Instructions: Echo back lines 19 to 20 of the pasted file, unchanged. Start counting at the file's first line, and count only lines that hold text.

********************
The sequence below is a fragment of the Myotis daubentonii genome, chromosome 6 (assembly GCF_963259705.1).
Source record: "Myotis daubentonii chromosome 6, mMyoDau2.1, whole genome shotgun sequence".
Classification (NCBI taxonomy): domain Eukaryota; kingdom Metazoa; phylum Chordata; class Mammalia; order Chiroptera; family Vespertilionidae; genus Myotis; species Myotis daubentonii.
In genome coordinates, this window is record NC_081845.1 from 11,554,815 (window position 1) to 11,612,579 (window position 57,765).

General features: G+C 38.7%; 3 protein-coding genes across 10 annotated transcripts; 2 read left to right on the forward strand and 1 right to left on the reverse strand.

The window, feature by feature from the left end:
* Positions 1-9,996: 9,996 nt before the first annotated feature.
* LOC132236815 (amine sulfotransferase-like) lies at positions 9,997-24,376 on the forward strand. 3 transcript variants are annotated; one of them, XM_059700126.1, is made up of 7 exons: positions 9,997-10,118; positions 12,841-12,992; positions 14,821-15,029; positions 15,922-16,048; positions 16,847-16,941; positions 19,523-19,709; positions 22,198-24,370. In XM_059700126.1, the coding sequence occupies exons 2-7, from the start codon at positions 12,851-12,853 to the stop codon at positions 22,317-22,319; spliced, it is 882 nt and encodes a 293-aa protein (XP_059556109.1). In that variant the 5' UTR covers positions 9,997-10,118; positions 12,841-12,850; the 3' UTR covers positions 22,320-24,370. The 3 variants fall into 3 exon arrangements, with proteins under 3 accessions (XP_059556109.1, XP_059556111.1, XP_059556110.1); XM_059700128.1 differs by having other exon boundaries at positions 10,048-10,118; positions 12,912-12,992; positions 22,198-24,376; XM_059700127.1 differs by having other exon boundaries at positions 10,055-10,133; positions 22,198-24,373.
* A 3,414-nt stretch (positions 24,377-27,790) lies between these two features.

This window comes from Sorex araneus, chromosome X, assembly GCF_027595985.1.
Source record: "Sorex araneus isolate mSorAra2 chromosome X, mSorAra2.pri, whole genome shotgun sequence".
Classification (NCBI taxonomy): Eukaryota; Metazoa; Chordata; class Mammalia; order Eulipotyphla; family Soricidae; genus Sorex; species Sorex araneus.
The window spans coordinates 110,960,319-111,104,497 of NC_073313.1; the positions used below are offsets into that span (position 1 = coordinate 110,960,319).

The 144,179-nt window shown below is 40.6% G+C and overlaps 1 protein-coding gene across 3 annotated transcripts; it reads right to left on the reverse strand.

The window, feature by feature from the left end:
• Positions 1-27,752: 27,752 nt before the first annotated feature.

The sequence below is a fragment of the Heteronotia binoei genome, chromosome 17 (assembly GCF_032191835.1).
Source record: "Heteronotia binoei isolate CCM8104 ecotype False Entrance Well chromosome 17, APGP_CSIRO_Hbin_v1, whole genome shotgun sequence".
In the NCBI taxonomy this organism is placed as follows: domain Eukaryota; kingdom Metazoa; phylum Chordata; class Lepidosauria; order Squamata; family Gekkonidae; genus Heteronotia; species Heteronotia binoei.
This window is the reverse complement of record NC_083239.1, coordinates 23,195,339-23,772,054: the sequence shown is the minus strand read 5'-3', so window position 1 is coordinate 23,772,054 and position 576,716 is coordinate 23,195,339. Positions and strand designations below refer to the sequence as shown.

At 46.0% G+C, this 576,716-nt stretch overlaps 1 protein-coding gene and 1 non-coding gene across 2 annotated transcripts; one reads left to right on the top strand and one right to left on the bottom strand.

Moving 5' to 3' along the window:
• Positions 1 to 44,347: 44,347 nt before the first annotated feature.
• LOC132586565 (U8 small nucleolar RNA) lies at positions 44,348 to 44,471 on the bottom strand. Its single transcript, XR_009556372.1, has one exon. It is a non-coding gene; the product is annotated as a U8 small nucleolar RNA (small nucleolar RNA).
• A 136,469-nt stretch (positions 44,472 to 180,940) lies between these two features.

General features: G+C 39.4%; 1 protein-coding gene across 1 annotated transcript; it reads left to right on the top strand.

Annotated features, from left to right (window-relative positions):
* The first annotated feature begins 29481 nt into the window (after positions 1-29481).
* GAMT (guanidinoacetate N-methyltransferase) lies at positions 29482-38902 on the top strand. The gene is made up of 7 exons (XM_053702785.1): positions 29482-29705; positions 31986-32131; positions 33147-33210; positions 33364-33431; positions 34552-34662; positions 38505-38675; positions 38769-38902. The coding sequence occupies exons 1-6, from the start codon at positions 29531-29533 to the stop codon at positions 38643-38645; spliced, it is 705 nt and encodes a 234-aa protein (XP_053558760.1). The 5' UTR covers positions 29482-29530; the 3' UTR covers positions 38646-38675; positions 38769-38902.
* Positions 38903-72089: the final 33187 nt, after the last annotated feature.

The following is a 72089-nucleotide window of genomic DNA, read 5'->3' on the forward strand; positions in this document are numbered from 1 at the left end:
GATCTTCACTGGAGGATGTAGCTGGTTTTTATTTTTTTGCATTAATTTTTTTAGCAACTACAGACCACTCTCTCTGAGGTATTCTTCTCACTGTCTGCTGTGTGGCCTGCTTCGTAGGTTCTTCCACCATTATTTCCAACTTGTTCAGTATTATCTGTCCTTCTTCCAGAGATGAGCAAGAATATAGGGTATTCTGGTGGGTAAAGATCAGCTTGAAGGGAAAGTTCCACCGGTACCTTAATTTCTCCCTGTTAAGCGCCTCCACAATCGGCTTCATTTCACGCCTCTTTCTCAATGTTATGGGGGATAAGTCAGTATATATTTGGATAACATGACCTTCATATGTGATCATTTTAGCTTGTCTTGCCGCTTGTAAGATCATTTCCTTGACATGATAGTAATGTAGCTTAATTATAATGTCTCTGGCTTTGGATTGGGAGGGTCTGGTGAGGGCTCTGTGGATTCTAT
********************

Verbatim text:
In the NCBI taxonomy this organism is placed as follows: domain Eukaryota; kingdom Metazoa; phylum Chordata; class Lepidosauria; order Squamata; family Gekkonidae; genus Heteronotia; species Heteronotia binoei.
This window is the reverse complement of record NC_083239.1, coordinates 23,195,339-23,772,054: the sequence shown is the minus strand read 5'-3', so window position 1 is coordinate 23,772,054 and position 576,716 is coordinate 23,195,339. Positions and strand designations below refer to the sequence as shown.